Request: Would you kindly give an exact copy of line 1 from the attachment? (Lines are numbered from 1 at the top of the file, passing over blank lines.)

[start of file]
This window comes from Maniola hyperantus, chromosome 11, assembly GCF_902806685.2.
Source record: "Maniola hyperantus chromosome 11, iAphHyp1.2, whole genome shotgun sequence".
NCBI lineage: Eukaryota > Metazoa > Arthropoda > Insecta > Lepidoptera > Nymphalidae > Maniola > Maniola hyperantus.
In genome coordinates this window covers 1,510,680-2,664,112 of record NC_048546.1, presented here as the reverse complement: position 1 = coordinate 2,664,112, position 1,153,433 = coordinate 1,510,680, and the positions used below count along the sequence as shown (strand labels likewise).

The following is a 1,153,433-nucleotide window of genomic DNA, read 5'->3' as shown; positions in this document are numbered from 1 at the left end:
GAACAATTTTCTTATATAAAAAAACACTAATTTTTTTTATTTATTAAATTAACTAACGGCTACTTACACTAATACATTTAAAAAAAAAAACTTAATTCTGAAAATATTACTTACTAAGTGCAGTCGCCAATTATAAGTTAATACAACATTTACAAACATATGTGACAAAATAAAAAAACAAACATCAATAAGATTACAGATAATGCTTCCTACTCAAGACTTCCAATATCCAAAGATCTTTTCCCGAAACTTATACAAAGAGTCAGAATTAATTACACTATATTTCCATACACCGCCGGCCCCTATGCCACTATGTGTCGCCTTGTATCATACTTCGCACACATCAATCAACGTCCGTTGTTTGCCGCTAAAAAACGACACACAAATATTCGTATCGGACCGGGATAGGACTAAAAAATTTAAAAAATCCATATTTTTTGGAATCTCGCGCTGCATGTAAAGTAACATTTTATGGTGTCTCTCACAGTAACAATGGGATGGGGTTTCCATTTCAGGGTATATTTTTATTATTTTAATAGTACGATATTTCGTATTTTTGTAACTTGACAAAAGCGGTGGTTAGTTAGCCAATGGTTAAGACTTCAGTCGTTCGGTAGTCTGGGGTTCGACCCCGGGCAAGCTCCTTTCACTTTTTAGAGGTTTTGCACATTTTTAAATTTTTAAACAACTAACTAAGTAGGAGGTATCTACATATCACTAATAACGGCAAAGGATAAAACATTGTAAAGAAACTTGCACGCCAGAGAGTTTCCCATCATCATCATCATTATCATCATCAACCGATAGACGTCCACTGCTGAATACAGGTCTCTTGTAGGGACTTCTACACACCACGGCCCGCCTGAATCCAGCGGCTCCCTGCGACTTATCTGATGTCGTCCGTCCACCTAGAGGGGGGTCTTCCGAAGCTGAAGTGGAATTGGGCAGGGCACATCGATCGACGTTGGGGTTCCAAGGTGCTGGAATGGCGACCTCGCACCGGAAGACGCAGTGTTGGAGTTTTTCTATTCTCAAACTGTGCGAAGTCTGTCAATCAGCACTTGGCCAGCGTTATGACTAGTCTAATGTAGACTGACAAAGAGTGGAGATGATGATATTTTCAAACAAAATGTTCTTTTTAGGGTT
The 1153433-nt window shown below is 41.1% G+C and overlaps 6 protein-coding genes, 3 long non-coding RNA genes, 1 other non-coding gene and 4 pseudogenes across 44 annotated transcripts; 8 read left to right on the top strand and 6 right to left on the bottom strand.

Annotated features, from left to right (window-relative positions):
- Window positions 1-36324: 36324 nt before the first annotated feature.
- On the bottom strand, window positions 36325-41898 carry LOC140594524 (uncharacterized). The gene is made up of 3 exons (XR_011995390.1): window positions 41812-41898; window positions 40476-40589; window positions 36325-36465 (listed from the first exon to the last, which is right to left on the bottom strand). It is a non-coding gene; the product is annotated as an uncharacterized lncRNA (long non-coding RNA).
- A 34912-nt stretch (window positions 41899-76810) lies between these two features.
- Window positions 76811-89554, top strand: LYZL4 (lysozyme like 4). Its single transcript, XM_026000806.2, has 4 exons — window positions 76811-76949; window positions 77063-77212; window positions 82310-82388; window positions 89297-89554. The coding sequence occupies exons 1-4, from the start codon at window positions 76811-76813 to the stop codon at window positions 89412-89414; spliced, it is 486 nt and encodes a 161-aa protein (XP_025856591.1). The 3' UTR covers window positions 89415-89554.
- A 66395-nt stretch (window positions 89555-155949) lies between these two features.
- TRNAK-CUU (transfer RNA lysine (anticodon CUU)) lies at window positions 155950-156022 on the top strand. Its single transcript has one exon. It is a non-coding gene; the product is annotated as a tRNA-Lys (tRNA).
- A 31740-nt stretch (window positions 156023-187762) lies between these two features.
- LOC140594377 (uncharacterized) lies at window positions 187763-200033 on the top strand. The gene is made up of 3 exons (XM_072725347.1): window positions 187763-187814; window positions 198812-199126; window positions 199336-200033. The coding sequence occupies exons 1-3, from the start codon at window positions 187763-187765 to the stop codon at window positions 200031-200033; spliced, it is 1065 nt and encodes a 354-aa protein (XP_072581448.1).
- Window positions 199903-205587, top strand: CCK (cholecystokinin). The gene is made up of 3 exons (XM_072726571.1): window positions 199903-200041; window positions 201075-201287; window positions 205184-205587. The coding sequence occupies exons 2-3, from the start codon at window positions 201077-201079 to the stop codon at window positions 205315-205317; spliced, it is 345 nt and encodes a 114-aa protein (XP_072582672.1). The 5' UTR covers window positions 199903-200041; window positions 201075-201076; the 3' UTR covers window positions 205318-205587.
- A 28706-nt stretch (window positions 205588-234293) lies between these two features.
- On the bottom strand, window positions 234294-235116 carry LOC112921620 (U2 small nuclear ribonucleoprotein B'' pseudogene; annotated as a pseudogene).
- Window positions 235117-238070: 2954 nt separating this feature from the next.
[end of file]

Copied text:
This window comes from Maniola hyperantus, chromosome 11, assembly GCF_902806685.2.